How Heatwaves Can Make Us Irritable, Angry, and Even Prone to Suicidal Thoughts
India’s summers are not just overwhelmingly hot, but also hotter than their predecessors, almost every year. By now, we know heatwaves impact us physiologically — through heatstrokes, dehydration, and exhaustion, among others. What remains relatively unexplored and far less known is the impact of heatwaves on individual mental health.
Turns out, there’s growing evidence — anecdotally and as scattered data — that people experience worse moods during extreme heat. The Intergovernmental Panel on Climate Change’s Sixth Assessment Report noted, “Increases in heat extremes that are related to climate change pose diverse risks to mental health globally, ranging from altered affective states to increased mental health-related hospital admissions and suicidality.” The report identified children, adolescents, and people with pre-existing mental health challenges to be more at risk. As we continue to cope with the mass trauma that Covid19 inflicted across the globe, that last part is rather alarming.
Offering an explanation for the link between extreme heat and mental health, Mimansa Singh Tanwar, a clinical psychologist at Fortis Healthcare in India, told Mint Lounge, “[When] you are getting exposed to something again and again, which is not conducive, it is going to have an impact on your mental health, and it is going to make you more predisposed to having a mental illness.”
There is also an association between heat waves making people irritable and angry. Beyond the instinctive exasperation, people feel at the heat and humidity, heatwaves may also be linked to social volatility. A 2013 study also found evidence of increasing temperatures leading to a rise in violence among people — perhaps, attest to this effect. With temperatures rising more and more with each passing year, the findings are concerning.
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“Given the large potential changes in precipitation and temperature regimes projected for the coming decades… amplified rates of human conflict could represent a large and critical social impact of anthropogenic climate change in both low- and high-income countries,” the study authors had noted.
That’s not all. “What has been noticed also is that there is an increase in suicide rates — not just suicidal attempts — but death by suicides,” Ruksheda Syeda, a Mumbai-based psychiatrist, said last month.
Data from a 2018 study published in Nature Climate Change, too, found a link between rising temperatures and increased rates of suicide — even going on to suggest that the impact of climate change on suicides may be comparable to the impact of economic recessions on self-harm.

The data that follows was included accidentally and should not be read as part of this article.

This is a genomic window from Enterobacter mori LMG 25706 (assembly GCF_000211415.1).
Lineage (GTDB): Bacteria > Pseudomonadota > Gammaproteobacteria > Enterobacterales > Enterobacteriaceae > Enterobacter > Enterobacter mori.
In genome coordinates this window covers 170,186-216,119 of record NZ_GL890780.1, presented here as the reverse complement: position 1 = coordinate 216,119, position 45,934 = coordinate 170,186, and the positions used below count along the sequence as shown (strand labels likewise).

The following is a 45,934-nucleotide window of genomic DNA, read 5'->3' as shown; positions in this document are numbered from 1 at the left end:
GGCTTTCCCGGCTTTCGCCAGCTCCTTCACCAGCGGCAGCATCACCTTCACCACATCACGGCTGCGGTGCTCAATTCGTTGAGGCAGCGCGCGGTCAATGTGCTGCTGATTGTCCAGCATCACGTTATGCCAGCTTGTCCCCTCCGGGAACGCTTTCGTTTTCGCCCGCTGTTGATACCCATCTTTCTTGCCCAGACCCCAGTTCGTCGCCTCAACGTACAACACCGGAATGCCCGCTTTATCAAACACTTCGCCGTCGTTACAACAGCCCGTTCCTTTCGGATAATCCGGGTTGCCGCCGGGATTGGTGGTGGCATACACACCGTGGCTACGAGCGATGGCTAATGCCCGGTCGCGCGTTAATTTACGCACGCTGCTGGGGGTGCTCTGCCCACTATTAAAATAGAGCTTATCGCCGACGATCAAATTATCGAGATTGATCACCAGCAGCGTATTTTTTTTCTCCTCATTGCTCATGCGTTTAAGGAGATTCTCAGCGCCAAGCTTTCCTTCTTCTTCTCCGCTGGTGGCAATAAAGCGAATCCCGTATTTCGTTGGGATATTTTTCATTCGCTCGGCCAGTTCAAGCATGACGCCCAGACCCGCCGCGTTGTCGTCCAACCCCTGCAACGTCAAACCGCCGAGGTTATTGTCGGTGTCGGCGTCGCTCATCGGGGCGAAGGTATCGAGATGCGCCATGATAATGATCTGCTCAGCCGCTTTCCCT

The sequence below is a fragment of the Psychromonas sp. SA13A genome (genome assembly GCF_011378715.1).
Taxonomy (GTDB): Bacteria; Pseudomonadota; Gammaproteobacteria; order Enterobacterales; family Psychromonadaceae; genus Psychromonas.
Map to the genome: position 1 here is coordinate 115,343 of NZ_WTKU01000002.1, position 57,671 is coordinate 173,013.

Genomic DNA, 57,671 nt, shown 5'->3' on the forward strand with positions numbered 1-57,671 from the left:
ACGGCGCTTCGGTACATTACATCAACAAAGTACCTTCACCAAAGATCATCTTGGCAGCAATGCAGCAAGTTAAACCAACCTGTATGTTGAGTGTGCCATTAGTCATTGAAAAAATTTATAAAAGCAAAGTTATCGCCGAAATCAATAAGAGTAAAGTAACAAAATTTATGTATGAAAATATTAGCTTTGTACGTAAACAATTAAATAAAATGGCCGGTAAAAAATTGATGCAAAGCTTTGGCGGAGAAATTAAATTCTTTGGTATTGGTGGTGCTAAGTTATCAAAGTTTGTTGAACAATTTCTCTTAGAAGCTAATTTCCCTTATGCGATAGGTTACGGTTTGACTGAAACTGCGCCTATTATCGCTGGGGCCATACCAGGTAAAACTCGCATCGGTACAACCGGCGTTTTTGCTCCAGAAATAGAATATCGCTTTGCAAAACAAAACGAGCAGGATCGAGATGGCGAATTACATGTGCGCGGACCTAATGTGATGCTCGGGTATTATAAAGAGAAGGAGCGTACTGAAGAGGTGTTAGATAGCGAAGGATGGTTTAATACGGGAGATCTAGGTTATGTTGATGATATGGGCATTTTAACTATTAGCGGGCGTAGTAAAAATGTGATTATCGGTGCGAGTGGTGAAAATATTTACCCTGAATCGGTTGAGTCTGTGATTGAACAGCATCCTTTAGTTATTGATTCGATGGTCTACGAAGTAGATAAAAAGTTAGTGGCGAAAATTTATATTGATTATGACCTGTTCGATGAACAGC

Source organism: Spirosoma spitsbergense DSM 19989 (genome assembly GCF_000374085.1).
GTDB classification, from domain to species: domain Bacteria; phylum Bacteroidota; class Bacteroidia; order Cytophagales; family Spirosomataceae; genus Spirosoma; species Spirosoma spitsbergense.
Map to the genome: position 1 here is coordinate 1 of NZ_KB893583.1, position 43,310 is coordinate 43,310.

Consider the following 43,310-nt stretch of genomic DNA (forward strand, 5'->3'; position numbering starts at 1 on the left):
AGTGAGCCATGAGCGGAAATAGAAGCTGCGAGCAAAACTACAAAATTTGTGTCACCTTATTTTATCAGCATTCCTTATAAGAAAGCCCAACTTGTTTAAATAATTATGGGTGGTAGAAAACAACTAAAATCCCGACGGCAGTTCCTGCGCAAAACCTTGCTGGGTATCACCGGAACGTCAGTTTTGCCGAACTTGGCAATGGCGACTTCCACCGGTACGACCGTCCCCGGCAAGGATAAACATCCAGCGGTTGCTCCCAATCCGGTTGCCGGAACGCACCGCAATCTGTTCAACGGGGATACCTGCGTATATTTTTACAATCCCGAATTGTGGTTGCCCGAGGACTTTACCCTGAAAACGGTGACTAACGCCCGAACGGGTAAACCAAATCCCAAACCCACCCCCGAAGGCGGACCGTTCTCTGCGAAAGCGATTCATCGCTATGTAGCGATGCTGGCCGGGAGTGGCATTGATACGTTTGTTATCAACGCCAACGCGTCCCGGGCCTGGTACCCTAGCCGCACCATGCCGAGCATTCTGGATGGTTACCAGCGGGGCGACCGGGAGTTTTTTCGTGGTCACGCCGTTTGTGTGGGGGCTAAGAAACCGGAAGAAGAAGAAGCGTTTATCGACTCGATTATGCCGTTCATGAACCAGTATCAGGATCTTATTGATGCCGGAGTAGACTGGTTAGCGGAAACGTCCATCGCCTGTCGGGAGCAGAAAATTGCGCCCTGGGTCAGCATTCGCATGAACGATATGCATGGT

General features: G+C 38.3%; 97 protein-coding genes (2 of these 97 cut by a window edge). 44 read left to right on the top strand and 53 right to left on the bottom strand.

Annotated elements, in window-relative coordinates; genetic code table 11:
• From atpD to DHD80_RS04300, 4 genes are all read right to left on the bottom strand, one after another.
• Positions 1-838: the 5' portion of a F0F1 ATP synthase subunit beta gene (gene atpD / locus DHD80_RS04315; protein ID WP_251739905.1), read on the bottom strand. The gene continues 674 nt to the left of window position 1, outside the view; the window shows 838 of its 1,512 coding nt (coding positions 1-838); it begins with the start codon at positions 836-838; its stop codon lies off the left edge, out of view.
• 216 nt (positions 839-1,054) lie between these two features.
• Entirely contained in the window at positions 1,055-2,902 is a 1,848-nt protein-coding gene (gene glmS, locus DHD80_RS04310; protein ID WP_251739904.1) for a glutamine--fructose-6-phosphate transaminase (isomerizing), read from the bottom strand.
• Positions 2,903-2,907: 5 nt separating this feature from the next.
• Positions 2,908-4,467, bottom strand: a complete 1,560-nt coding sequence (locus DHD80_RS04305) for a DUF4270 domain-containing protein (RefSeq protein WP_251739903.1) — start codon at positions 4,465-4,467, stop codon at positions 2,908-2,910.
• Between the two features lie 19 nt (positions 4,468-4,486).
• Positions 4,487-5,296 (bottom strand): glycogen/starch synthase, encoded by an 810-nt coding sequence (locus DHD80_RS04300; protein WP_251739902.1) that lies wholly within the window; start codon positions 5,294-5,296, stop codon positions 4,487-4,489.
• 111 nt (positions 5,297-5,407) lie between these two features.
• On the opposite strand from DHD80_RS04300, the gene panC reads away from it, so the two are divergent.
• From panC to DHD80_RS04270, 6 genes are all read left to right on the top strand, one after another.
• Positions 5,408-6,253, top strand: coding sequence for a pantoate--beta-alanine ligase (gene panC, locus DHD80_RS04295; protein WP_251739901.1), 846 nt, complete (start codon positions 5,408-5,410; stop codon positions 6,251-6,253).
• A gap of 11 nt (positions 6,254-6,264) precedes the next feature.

This study had further analyzed more than 600 million messages on Twitter to find that a rise in temperatures also predicted an increase in the usage of “depressive terms” — such as “alone,” “bleak,” “lonely,” and “trapped.”
Yet, despite the impact of climate change on mental health, less than 1% of more than 50,000 medical research papers on climate change in the last decade explored mental health-related ramifications, as per review by a 2021 study. “The gap between knowing the impacts and being able to quantify the impacts … is holding us back,” Emma Lawrance, part of the medical faculty at Imperial College London, who led the report, told Reuters.
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Marginalized communities, experts believe, are going to be the most impacted by climate change, even in terms of mental health issues. This could eventually work to “exacerbate inequality,” according to Lawrence. “If you have lost your home, if you’re at risk of repeated flooding, if you’re grieving because you’ve lost a family member to a fire or your livelihood because of a drought, that is shock and trauma that translates for some into very prolonged distress and diagnoses of PTSD [post traumatic stress disorder], anxiety, depression and increased risk of suicide,” she explained.
The lack of research at the intersection of mental health and the environment perhaps betrays a bias against the interests of those at the lowest rung of socio-economic interests — as always, sidelining the suffering of the socio-economically deprived.
Hopefully, to prevent Earth from becoming like the alien planet in Rick and Morty‘s “Look Who’s Purging Now,” governments and policymakers will stop neglecting the issue. Failing which, one can imagine our planet devolving into a state where every day — rather than a designated one, as in the show — is observed as the “day of purge,” courtesy of the anger, irritability, and disregard for life that heatwaves inspire.
“The climate and ecological emergency is a mental health emergency. Our mental health is entwined with the health of our natural world,” Dr. Adrian James, president of the Royal College of Psychiatrists in the U.K., warned.